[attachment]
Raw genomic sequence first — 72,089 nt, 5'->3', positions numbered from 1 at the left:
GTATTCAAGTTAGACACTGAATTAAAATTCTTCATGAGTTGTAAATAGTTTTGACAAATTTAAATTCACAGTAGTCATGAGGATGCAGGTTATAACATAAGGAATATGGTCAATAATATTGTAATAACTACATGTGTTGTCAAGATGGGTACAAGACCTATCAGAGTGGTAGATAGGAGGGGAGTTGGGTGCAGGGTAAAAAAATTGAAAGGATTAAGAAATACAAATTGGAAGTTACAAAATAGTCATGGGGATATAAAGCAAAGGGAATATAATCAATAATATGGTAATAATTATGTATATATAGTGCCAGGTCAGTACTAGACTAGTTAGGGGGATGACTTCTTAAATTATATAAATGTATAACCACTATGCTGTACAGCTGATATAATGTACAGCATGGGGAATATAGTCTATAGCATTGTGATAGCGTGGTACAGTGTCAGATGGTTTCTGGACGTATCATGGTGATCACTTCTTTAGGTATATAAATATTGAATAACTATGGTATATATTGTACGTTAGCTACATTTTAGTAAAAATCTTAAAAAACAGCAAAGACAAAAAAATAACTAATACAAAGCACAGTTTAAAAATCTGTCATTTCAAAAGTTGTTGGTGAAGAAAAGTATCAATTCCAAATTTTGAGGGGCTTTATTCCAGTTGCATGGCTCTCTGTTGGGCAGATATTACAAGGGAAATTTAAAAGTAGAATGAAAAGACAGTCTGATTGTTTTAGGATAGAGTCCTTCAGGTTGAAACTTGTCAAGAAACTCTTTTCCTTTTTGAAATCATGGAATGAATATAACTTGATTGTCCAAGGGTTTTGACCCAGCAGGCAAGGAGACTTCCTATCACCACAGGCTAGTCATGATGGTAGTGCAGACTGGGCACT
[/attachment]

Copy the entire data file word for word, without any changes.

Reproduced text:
Raw genomic sequence first — 72,089 nt, 5'->3', positions numbered from 1 at the left:
GTATTCAAGTTAGACACTGAATTAAAATTCTTCATGAGTTGTAAATAGTTTTGACAAATTTAAATTCACAGTAGTCATGAGGATGCAGGTTATAACATAAGGAATATGGTCAATAATATTGTAATAACTACATGTGTTGTCAAGATGGGTACAAGACCTATCAGAGTGGTAGATAGGAGGGGAGTTGGGTGCAGGGTAAAAAAATTGAAAGGATTAAGAAATACAAATTGGAAGTTACAAAATAGTCATGGGGATATAAAGCAAAGGGAATATAATCAATAATATGGTAATAATTATGTATATATAGTGCCAGGTCAGTACTAGACTAGTTAGGGGGATGACTTCTTAAATTATATAAATGTATAACCACTATGCTGTACAGCTGATATAATGTACAGCATGGGGAATATAGTCTATAGCATTGTGATAGCGTGGTACAGTGTCAGATGGTTTCTGGACGTATCATGGTGATCACTTCTTTAGGTATATAAATATTGAATAACTATGGTATATATTGTACGTTAGCTACATTTTAGTAAAAATCTTAAAAAACAGCAAAGACAAAAAAATAACTAATACAAAGCACAGTTTAAAAATCTGTCATTTCAAAAGTTGTTGGTGAAGAAAAGTATCAATTCCAAATTTTGAGGGGCTTTATTCCAGTTGCATGGCTCTCTGTTGGGCAGATATTACAAGGGAAATTTAAAAGTAGAATGAAAAGACAGTCTGATTGTTTTAGGATAGAGTCCTTCAGGTTGAAACTTGTCAAGAAACTCTTTTCCTTTTTGAAATCATGGAATGAATATAACTTGATTGTCCAAGGGTTTTGACCCAGCAGGCAAGGAGACTTCCTATCACCACAGGCTAGTCATGATGGTAGTGCAGACTGGGCACT